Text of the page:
# NAME

Math::NumSeq::PrimeIndexPrimes -- primes with prime number indexes

# SYNOPSIS

`````` use Math::NumSeq::PrimeIndexPrimes;
my \$seq = Math::NumSeq::PrimeIndexPrimes->new;
my (\$i, \$value) = \$seq->next;``````

# DESCRIPTION

This is the sequence of primes which are at prime indexes,

``````    3, 5, 11, 17, 31, 41, 59, 67, 83, 109, 127, 157, 179, 191, ...
starting i=1``````

The primes begin

``````    index  prime
1      2
2      3     <--+ primes at prime indexes
3      5     <--+
4      7        |
5     11     <--+
6     13        |
7     17     <--+
8     19``````

The primes marked "<--" have an index which is prime too.

## Level

Optional `level` controls how many repetitions of the prime indexing is to be applied. The level is based on the order of primeness by Neil Fernandez in the PrimeIndexOrder sequence.

The default is level=2, asking for primes with an order of primeness >=2. level=1 gives all primes, and level=0 gives all integers.

The next higher level=3 restricts to primes whose index is prime, and then in addition demands that prime is at an index which is prime.

``````    level => 3
5, 11, 31, 59, 127, 179, 277, 331, 431, 599, ...``````

Successive levels filter further and the remaining values soon become quite large. For example level=11 starts at 9737333 (and is quite slow to generate).

## Level Exact

Optional `level_type=>'exact'` asks for values which have exactly `level` as their order of primeness.

With the default level 2 this means primes whose index is a prime, but then the index of that index is not a prime, ie. the iterations of prime index stops there,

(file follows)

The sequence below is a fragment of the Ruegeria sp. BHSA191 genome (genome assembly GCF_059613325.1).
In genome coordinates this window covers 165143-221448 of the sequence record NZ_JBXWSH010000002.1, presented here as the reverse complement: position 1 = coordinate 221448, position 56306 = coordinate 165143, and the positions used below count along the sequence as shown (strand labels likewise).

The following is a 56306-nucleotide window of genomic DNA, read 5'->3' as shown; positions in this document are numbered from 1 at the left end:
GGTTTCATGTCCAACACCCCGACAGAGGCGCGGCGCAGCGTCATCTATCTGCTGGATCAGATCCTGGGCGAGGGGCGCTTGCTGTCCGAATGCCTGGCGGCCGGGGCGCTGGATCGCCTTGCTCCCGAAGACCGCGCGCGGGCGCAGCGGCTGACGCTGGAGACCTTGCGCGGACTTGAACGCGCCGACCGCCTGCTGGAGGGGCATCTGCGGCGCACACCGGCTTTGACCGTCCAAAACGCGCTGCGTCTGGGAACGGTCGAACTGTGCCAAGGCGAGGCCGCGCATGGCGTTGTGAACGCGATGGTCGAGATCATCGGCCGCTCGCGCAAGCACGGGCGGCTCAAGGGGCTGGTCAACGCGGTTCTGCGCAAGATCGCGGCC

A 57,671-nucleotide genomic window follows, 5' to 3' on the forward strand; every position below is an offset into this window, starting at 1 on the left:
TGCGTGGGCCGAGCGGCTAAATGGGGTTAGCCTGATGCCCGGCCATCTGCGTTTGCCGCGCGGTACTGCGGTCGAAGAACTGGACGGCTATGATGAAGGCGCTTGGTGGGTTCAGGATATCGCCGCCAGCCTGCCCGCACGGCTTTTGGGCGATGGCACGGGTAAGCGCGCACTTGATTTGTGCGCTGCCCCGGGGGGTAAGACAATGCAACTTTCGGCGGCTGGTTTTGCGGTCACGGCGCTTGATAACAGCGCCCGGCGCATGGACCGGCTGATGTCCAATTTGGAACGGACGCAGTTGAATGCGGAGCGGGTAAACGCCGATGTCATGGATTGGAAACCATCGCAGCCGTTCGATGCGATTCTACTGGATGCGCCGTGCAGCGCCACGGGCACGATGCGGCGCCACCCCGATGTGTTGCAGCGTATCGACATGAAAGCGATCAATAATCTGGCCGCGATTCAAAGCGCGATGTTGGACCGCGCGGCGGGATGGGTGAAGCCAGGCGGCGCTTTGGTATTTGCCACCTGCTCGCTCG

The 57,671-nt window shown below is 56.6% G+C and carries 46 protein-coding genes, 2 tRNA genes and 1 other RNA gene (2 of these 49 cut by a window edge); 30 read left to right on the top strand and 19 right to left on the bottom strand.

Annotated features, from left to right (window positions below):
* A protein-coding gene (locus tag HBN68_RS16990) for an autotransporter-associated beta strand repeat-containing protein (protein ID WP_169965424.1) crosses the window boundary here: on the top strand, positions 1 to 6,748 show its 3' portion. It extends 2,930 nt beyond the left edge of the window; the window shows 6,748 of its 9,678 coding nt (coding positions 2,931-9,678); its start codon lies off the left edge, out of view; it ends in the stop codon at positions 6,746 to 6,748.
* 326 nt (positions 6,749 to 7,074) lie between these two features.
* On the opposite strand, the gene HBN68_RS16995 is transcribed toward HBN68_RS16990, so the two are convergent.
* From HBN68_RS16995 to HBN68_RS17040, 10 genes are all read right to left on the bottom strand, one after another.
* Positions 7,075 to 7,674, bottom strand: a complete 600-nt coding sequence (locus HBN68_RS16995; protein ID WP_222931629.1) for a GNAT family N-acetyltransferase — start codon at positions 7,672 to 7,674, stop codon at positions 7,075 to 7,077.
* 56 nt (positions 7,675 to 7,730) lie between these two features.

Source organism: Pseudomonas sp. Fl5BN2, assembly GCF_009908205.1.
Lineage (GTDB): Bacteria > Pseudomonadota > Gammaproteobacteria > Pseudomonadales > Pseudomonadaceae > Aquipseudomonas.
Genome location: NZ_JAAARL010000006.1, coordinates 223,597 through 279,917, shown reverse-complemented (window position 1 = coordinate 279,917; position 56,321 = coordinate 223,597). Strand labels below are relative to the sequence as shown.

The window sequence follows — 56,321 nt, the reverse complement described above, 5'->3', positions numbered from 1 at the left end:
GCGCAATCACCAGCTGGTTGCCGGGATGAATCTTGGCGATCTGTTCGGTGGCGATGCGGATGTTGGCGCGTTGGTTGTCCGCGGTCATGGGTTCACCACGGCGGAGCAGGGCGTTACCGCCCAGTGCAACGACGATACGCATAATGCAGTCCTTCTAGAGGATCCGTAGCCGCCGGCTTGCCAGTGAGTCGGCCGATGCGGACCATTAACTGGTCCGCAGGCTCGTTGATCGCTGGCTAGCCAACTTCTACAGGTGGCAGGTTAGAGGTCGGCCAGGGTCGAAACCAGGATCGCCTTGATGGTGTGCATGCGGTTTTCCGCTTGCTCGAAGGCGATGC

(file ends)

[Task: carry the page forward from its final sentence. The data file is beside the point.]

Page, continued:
``````    level_type => 'exact', level => 2
3, 17, 41, 67, 83, 109, 157, 191, 211, 241, 283, 353, ...``````

Here 11 is not in the sequence because its order of primeness is 3, since 11 is at index 5, 5 is at index 3, 3 is at index 2.

level_type=exact,level=1 means those primes which are at composite indexes. This is all the primes which are not prime index primes, ie. primes not in the default prime-index-primes sequence.

``````    level_type => 'exact', level => 1
2, 7, 13, 19, 23, 29, 37, 43, 47, 53, 61, 71, 73, 79, ...``````

level_type=exact,level=0 means integers which have order of primeness 0, which is the composites, ie. the non-primes.

# FUNCTIONS

See "FUNCTIONS" in Math::NumSeq for behaviour common to all sequence classes.

`\$seq = Math::NumSeq::PrimeIndexPrimes->new (level => \$n)`

Create and return a new sequence object.

`\$i = \$seq->value_to_i_estimate(\$value)`

Return an estimate of the i corresponding to `\$value`. `\$value` can be any size.

# Formulas

## Value to i Estimate

The i for a given value can be estimated by applying the prime-to-i estimate of the plain primes sequence ("Value to i Estimate" in Math::NumSeq::Primes) according to the `level` parameter.

``````    repeat level many times
value = Primes value_to_i_estimate(value)

if level_type eq "exact"
value = value - Primes value_to_i_estimate(value)

i_estimate = value``````

For example the default level=2 prime index primes applies the Primes estimate twice. A given value is presumed to be a prime, it's index is estimated. Then that index also has to be a prime (so the original value is a prime index prime), and the index of that is again estimated by the Primes module.

For `level_type=>'exact'` the final index must be a composite, as opposed to "minimum" where it can be either prime or composite. That restriction means an extra final Composite value to i, derived from the Primes by simply

``````    Composite value_to_i_estimate(x)
= value - Primes value_to_i_estimate(x)``````